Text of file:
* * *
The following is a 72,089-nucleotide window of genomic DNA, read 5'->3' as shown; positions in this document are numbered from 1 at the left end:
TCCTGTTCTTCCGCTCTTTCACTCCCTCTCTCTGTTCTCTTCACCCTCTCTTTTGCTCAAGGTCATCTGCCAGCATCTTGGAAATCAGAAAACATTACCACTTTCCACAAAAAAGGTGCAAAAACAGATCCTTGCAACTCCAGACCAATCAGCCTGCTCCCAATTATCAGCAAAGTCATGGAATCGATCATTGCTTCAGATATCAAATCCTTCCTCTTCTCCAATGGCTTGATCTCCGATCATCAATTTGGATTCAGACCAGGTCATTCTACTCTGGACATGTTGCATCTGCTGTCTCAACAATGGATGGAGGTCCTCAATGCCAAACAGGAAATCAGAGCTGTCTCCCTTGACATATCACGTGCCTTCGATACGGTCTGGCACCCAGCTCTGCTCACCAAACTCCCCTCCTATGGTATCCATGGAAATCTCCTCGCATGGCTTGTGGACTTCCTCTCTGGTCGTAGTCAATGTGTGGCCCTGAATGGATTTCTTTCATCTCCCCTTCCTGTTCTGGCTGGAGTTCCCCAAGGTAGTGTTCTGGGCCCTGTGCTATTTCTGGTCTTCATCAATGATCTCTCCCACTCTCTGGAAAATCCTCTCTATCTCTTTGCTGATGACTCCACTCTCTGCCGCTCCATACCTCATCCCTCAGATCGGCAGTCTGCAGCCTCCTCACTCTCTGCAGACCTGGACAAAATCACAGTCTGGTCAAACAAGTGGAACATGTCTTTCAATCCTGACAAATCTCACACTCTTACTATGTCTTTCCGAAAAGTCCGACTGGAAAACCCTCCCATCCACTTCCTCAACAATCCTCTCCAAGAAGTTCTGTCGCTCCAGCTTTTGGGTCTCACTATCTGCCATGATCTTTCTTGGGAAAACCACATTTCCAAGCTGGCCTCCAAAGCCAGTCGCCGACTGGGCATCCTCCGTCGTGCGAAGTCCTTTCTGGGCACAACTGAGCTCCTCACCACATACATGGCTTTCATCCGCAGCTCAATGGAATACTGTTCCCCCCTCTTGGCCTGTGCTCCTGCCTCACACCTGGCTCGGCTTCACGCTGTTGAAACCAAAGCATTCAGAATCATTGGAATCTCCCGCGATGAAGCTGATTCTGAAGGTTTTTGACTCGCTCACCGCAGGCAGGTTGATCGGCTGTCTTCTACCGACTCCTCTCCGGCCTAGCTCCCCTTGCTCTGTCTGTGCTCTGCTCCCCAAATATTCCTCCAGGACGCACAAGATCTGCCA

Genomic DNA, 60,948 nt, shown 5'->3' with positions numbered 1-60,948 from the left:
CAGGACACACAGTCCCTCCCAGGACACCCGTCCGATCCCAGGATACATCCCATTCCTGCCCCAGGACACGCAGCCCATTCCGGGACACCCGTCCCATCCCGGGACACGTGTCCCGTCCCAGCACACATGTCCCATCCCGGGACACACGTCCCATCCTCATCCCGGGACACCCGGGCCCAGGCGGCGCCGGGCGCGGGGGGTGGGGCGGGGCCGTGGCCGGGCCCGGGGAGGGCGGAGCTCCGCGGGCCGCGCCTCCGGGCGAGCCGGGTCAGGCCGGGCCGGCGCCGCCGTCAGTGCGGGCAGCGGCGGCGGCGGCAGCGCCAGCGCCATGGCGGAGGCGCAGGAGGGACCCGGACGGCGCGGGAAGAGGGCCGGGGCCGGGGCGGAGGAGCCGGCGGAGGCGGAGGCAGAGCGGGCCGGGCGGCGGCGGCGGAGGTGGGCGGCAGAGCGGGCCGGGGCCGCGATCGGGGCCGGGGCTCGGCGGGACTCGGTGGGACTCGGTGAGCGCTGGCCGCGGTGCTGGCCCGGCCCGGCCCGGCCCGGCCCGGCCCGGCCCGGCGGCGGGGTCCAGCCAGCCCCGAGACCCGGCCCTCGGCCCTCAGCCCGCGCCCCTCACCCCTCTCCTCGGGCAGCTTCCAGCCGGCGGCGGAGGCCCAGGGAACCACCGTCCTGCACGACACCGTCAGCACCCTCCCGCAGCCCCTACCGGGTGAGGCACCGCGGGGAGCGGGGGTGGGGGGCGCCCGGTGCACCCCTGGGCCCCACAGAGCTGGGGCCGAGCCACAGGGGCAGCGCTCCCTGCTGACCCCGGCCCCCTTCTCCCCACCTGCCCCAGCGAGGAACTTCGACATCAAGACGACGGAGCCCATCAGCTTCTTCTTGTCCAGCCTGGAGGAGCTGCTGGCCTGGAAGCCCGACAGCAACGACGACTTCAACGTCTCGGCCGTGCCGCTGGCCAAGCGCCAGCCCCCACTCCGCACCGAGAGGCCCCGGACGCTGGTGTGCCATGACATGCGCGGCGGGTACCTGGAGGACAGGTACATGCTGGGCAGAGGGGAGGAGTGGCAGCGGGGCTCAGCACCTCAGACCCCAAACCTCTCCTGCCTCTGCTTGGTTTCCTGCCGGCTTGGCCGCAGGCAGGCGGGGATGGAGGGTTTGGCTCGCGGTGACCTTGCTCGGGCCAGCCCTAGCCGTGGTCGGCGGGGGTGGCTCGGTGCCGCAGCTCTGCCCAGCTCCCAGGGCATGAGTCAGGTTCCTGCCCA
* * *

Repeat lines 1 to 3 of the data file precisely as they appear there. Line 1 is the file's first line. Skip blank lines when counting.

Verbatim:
The following is a 72,089-nucleotide window of genomic DNA, read 5'->3' as shown; positions in this document are numbered from 1 at the left end:
TCCTGTTCTTCCGCTCTTTCACTCCCTCTCTCTGTTCTCTTCACCCTCTCTTTTGCTCAAGGTCATCTGCCAGCATCTTGGAAATCAGAAAACATTACCACTTTCCACAAAAAAGGTGCAAAAACAGATCCTTGCAACTCCAGACCAATCAGCCTGCTCCCAATTATCAGCAAAGTCATGGAATCGATCATTGCTTCAGATATCAAATCCTTCCTCTTCTCCAATGGCTTGATCTCCGATCATCAATTTGGATTCAGACCAGGTCATTCTACTCTGGACATGTTGCATCTGCTGTCTCAACAATGGATGGAGGTCCTCAATGCCAAACAGGAAATCAGAGCTGTCTCCCTTGACATATCACGTGCCTTCGATACGGTCTGGCACCCAGCTCTGCTCACCAAACTCCCCTCCTATGGTATCCATGGAAATCTCCTCGCATGGCTTGTGGACTTCCTCTCTGGTCGTAGTCAATGTGTGGCCCTGAATGGATTTCTTTCATCTCCCCTTCCTGTTCTGGCTGGAGTTCCCCAAGGTAGTGTTCTGGGCCCTGTGCTATTTCTGGTCTTCATCAATGATCTCTCCCACTCTCTGGAAAATCCTCTCTATCTCTTTGCTGATGACTCCACTCTCTGCCGCTCCATACCTCATCCCTCAGATCGGCAGTCTGCAGCCTCCTCACTCTCTGCAGACCTGGACAAAATCACAGTCTGGTCAAACAAGTGGAACATGTCTTTCAATCCTGACAAATCTCACACTCTTACTATGTCTTTCCGAAAAGTCCGACTGGAAAACCCTCCCATCCACTTCCTCAACAATCCTCTCCAAGAAGTTCTGTCGCTCCAGCTTTTGGGTCTCACTATCTGCCATGATCTTTCTTGGGAAAACCACATTTCCAAGCTGGCCTCCAAAGCCAGTCGCCGACTGGGCATCCTCCGTCGTGCGAAGTCCTTTCTGGGCACAACTGAGCTCCTCACCACATACATGGCTTTCATCCGCAGCTCAATGGAATACTGTTCCCCCCTCTTGGCCTGTGCTCCTGCCTCACACCTGGCTCGGCTTCACGCTGTTGAAACCAAAGCATTCAGAATCATTGGAATCTCCCGCGATGAAGCTGATTCTGAAGGTTTTTGACTCGCTCACCGCAGGCAGGTTGATCGGCTGTCTTCTACCGACTCCTCTCCGGCCTAGCTCCCCTTGCTCTGTCTGTGCTCTGCTCCCCAAATATTCCTCCAGGACGCACAAGATCTGCCA

Genomic DNA, 60,948 nt, shown 5'->3' with positions numbered 1-60,948 from the left: